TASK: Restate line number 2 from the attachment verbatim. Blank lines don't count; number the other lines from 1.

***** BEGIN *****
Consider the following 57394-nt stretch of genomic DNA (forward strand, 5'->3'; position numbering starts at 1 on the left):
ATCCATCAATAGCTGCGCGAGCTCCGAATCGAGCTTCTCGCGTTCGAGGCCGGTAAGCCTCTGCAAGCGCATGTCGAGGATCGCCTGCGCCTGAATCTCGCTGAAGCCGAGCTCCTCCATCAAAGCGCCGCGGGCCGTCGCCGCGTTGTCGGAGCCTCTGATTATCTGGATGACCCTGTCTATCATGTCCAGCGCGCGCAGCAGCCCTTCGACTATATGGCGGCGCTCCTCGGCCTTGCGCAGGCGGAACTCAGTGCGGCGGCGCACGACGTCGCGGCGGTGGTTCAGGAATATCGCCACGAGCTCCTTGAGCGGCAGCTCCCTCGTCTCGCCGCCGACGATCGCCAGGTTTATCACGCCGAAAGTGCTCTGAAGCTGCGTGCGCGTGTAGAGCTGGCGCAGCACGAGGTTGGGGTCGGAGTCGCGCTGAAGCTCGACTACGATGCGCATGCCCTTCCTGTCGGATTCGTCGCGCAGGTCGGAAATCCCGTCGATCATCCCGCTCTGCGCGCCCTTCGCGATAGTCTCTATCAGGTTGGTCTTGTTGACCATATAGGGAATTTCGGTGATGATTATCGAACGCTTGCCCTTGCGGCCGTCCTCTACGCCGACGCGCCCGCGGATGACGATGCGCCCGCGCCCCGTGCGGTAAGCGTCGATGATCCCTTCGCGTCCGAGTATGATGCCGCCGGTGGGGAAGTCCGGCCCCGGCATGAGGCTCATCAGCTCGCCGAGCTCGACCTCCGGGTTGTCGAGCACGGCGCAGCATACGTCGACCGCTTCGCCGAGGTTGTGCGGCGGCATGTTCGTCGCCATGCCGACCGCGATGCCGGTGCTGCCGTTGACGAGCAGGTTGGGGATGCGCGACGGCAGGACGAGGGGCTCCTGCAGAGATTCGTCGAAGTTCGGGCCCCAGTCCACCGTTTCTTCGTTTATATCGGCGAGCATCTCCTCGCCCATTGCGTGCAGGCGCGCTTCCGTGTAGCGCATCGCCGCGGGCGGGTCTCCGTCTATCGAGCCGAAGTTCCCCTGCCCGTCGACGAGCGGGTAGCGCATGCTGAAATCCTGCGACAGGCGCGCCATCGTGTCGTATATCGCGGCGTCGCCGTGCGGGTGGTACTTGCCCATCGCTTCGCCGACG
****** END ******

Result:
ATCCATCAATAGCTGCGCGAGCTCCGAATCGAGCTTCTCGCGTTCGAGGCCGGTAAGCCTCTGCAAGCGCATGTCGAGGATCGCCTGCGCCTGAATCTCGCTGAAGCCGAGCTCCTCCATCAAAGCGCCGCGGGCCGTCGCCGCGTTGTCGGAGCCTCTGATTATCTGGATGACCCTGTCTATCATGTCCAGCGCGCGCAGCAGCCCTTCGACTATATGGCGGCGCTCCTCGGCCTTGCGCAGGCGGAACTCAGTGCGGCGGCGCACGACGTCGCGGCGGTGGTTCAGGAATATCGCCACGAGCTCCTTGAGCGGCAGCTCCCTCGTCTCGCCGCCGACGATCGCCAGGTTTATCACGCCGAAAGTGCTCTGAAGCTGCGTGCGCGTGTAGAGCTGGCGCAGCACGAGGTTGGGGTCGGAGTCGCGCTGAAGCTCGACTACGATGCGCATGCCCTTCCTGTCGGATTCGTCGCGCAGGTCGGAAATCCCGTCGATCATCCCGCTCTGCGCGCCCTTCGCGATAGTCTCTATCAGGTTGGTCTTGTTGACCATATAGGGAATTTCGGTGATGATTATCGAACGCTTGCCCTTGCGGCCGTCCTCTACGCCGACGCGCCCGCGGATGACGATGCGCCCGCGCCCCGTGCGGTAAGCGTCGATGATCCCTTCGCGTCCGAGTATGATGCCGCCGGTGGGGAAGTCCGGCCCCGGCATGAGGCTCATCAGCTCGCCGAGCTCGACCTCCGGGTTGTCGAGCACGGCGCAGCATACGTCGACCGCTTCGCCGAGGTTGTGCGGCGGCATGTTCGTCGCCATGCCGACCGCGATGCCGGTGCTGCCGTTGACGAGCAGGTTGGGGATGCGCGACGGCAGGACGAGGGGCTCCTGCAGAGATTCGTCGAAGTTCGGGCCCCAGTCCACCGTTTCTTCGTTTATATCGGCGAGCATCTCCTCGCCCATTGCGTGCAGGCGCGCTTCCGTGTAGCGCATCGCCGCGGGCGGGTCTCCGTCTATCGAGCCGAAGTTCCCCTGCCCGTCGACGAGCGGGTAGCGCATGCTGAAATCCTGCGACAGGCGCGCCATCGTGTCGTATATCGCGGCGTCGCCGTGCGGGTGGTACTTGCCCATCGCTTCGCCGACG